• yes, of course "unoptimized" is the absolutely correct and usual term, as Paul explains. Robby, if you're new to engineering two common terms used to describe code are scratch code and cowboy code .. that is to say for the early drafts of code or projects; you can read extensively about the nuances of meaning of these. Really this is more of a technical question from that arcane field than a general English question.
    – Fattie
    May 16, 2015 at 2:59

If you are bent on using a single word here draft is the first one that comes to my mind. According to Merriam-Webster:

a version of something (such as a document) that you make before you make the final version

More specifically:

5 a : delineation, representation
b : scheme, design
c : a preliminary sketch, outline, or version

Otherwise I think the suggestions made by @Othya are quite fitting:

initial implementation, beta and alpha

All the more when considering a software related environment.
Seeing as you are talking about code the difference between optimized and non-optimized code may very well be a different algorithm so picking out an easy-to-spot feature of the different algorithms as namesakes might be another approach. As an example consider Insertion-Sort versus Merge-Sort.

  • Hm, I can't think of a good edit but looking at the comments and some of the other answers my answer is basically dealing with the wrong type of optimization.
    – Tarok
    May 15, 2015 at 17:39
  • in computer code specifically, a "draft" version (not to mention scratch version, cowboy version, and as you say alpha, beta) are all totally different. an "unoptimized" version really has a totally different meaning to a "draft" version. Of course, just "in general terms" this is an excellent suggestion.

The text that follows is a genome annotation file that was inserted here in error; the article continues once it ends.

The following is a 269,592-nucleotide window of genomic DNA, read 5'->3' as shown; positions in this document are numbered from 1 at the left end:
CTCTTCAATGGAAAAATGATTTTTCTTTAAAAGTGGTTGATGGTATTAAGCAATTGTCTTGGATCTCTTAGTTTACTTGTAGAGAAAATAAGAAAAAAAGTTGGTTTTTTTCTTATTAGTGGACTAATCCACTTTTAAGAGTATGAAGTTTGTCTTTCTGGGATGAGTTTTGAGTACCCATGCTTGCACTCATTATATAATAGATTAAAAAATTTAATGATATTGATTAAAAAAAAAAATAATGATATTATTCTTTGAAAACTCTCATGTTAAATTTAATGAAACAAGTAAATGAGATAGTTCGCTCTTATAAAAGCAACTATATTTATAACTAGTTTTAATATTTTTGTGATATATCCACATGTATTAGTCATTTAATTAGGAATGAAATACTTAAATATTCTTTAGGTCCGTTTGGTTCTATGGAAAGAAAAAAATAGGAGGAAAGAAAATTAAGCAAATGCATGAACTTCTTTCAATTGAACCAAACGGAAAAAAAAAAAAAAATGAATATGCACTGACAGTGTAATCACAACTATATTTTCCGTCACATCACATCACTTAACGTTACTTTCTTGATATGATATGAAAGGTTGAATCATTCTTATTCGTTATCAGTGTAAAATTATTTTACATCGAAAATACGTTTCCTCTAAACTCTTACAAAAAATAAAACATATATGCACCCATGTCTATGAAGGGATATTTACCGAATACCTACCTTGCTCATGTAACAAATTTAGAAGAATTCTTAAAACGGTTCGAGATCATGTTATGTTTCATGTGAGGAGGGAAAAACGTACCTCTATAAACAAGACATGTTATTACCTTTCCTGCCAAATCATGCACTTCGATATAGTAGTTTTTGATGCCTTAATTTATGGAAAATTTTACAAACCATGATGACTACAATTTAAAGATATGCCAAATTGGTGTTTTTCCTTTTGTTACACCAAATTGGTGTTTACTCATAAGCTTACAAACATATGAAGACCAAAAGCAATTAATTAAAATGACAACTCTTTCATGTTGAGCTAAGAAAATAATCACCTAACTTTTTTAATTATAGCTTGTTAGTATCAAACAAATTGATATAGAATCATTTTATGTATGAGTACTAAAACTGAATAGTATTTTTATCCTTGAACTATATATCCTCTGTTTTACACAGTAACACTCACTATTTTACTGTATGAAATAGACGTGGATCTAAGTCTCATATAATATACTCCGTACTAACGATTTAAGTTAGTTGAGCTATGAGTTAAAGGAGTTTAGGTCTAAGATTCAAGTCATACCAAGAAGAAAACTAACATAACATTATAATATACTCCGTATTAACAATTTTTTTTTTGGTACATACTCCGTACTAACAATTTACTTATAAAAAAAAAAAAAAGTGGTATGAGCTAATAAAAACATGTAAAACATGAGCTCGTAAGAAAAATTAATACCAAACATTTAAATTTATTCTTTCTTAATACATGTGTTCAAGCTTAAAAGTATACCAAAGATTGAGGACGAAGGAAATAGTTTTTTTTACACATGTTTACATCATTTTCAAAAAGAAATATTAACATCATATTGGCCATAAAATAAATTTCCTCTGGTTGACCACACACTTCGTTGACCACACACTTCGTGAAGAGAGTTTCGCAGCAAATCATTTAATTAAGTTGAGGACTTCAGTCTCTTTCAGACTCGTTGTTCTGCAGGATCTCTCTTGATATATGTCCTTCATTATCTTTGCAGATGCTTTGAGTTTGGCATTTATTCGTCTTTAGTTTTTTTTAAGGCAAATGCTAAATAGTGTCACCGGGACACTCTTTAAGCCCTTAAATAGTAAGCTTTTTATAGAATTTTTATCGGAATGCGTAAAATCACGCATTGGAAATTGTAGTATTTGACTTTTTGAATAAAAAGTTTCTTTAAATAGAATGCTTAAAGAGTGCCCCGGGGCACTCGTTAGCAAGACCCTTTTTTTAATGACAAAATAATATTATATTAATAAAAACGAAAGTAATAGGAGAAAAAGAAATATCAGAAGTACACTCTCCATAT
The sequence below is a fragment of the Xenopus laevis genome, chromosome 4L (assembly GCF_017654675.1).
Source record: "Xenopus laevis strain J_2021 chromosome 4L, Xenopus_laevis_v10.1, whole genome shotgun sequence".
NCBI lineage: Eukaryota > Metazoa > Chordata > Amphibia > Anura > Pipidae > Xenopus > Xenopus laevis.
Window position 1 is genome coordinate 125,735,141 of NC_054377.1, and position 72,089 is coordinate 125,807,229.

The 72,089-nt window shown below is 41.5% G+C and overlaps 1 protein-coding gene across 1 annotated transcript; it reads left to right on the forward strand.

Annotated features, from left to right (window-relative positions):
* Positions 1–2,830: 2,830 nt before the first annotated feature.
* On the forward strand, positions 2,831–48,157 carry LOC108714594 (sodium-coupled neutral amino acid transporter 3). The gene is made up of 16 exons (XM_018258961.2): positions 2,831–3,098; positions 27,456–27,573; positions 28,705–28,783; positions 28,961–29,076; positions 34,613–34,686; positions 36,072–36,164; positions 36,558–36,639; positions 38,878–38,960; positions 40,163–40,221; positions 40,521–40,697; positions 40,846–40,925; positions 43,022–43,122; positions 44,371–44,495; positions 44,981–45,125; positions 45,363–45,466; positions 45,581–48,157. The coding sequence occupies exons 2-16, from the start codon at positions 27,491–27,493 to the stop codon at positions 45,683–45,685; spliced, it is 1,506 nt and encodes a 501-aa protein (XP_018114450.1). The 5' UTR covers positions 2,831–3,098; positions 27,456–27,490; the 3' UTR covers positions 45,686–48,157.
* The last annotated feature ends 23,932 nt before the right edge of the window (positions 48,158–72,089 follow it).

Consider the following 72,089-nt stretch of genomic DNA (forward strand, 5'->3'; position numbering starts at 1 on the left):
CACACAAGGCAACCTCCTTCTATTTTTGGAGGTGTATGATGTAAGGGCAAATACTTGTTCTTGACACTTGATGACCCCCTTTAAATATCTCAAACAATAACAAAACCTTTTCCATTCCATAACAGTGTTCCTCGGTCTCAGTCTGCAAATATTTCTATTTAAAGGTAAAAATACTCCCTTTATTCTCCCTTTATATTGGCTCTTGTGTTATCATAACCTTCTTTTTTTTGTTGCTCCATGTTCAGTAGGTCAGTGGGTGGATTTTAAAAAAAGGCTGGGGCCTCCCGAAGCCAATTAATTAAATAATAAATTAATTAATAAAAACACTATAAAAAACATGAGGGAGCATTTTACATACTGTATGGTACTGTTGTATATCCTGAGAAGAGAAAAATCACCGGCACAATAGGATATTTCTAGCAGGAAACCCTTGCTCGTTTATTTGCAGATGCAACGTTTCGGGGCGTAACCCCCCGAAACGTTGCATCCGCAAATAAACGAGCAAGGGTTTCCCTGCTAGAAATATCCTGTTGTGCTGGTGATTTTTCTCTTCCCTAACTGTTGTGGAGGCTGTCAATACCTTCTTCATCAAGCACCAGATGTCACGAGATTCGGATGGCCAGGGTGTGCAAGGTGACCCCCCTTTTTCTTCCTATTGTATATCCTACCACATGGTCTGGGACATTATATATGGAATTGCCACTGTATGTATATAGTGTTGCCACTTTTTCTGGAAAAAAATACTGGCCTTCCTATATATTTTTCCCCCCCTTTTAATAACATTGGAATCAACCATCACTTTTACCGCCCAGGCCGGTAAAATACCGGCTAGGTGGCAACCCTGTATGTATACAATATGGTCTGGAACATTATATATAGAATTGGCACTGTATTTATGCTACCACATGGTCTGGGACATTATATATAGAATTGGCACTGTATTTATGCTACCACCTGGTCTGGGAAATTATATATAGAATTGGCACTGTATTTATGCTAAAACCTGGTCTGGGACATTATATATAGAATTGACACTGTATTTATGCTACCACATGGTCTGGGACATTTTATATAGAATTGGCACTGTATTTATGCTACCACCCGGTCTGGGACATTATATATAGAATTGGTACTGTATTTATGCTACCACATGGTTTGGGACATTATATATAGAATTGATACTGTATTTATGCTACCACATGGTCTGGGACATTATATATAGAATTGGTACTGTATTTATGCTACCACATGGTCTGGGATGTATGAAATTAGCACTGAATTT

– Fattie
    May 18, 2015 at 3:04

I like prototype for this.

It conveys that it is unfinished or unrefined, without attacking it by referring to it as a hack, or venturing off-industry to use words such as draft.

Prototype can (in some situations) connote that the product is still missing features or design assets, so if you want to make it clear that these are not the case, you can manage these expectations by saying, working prototype or even final prototype - but if you don't, all you really risk is impressing people with how complete the product appears.

{Note however that, conversely, in other situations, "prototype" means precisely a very rough yet finished version which, specifically, contains every single feature which will be present in the final product. Then again, in certain milieu, prototype means very specifically: the first hand-produced item which is precisely and totally exactly as the final product should be, representing the final quality and finish of the product for sale, once the final product comes off a production line.}

alpha and beta are also good words for early, functioning-but-not-final versions of code in progress, but these refer more to a project-in-whole (or a version thereof), while a prototype can refer to a single feature.

  • exactly what I said in the comment to Tarok-answer applies here. in software "prototype" is utterly different from "unoptimised". by all means in general, non-computing usage it's yet another synonymesque term.
    – Fattie
    May 18, 2015 at 3:07

You might try pre-optimized code.

  • 1
    "Pre-optimized" doesn't address the question; he wants a word that will emphasize that it's the "first iteration of the code".
    – Othya
    May 15, 2015 at 14:24
  • @Othya, the OP wants to identify the version of the executable produced by the compiler when the compiler has been instructed to generate instructions for the target machine as quickly as possible (fastest compilation time) without much regard to how fast those instructions will actually run. Unfortunately "code" is ambiguous as it is used to refer to both the source program (a program written in, say, the "C" programming language) and to refer to the executable (the program ready to be loaded in memory and executed by the processor).
    – amdn
    May 15, 2015 at 14:52

How about the initial version of the code?

  • As a professional programmer, this is misleading. Initial denotes "first", and in a programming context may suggest an initial revision or initial commit, which is quite different from the code produced at any stage of development by passing a compiler different arguments. May 15, 2015 at 15:38